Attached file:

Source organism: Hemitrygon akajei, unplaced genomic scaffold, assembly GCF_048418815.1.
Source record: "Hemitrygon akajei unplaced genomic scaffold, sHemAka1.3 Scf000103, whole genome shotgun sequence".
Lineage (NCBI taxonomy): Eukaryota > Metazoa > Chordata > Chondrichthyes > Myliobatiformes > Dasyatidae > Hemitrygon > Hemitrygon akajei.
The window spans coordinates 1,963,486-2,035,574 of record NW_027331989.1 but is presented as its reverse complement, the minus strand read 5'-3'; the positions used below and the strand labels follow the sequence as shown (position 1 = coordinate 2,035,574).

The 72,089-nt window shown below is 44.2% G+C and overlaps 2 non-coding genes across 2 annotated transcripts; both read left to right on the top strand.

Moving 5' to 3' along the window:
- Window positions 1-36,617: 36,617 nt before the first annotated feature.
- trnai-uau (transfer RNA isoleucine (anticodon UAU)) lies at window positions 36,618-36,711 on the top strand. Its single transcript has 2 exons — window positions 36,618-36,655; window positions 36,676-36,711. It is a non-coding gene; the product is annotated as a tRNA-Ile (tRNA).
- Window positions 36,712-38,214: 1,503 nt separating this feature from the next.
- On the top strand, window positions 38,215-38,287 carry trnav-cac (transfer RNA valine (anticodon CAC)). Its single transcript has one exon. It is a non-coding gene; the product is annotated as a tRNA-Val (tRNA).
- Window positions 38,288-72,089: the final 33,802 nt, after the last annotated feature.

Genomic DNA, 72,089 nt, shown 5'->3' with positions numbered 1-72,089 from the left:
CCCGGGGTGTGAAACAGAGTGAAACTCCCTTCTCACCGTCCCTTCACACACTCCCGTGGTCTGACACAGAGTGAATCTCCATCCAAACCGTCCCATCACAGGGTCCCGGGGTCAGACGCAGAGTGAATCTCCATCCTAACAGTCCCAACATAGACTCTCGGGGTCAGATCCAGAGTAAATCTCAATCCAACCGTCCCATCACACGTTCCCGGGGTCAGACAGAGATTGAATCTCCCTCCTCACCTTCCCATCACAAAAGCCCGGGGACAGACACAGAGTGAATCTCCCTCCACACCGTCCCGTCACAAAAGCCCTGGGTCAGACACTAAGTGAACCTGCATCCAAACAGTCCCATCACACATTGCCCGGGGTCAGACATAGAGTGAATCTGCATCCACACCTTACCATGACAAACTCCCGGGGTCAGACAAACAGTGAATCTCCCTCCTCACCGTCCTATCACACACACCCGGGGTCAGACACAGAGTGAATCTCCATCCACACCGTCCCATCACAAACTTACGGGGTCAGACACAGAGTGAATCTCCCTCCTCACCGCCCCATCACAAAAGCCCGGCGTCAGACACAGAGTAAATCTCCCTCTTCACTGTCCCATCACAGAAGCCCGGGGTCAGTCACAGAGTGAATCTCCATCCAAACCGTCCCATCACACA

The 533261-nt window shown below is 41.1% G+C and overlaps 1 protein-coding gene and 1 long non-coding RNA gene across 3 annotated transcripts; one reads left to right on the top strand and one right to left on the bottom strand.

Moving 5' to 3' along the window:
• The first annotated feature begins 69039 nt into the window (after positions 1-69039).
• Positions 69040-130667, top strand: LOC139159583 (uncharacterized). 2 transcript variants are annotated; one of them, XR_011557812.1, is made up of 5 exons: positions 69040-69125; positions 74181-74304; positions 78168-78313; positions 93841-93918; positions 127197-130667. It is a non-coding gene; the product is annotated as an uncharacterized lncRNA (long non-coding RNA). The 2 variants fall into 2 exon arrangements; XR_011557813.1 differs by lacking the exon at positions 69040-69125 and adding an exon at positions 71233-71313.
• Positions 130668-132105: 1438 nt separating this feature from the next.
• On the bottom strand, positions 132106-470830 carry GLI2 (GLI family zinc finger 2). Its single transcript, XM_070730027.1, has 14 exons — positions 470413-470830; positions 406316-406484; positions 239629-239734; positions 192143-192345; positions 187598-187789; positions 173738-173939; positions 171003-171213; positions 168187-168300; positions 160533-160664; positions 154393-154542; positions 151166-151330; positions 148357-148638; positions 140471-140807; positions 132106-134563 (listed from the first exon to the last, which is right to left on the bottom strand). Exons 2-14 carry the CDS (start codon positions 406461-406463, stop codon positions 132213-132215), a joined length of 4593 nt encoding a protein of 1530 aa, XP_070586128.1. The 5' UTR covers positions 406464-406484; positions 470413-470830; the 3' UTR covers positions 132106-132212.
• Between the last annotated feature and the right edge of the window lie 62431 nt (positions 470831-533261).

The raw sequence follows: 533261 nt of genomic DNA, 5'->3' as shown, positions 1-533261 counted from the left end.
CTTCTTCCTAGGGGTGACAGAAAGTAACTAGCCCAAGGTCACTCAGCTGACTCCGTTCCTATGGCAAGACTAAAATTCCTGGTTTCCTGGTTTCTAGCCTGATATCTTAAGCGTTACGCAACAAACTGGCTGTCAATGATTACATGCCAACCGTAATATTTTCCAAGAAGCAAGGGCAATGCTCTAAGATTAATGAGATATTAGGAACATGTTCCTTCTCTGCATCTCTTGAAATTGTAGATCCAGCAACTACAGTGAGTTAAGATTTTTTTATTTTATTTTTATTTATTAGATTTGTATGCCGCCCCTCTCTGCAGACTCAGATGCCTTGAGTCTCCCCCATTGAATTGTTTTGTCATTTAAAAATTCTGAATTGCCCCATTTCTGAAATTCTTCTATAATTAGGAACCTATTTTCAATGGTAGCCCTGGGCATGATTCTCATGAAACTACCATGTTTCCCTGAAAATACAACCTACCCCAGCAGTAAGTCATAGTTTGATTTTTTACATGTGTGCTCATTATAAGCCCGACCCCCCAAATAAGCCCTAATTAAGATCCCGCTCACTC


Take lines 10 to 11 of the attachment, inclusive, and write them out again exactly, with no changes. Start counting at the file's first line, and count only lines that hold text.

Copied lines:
- On the top strand, window positions 38,215-38,287 carry trnav-cac (transfer RNA valine (anticodon CAC)). Its single transcript has one exon. It is a non-coding gene; the product is annotated as a tRNA-Val (tRNA).
- Window positions 38,288-72,089: the final 33,802 nt, after the last annotated feature.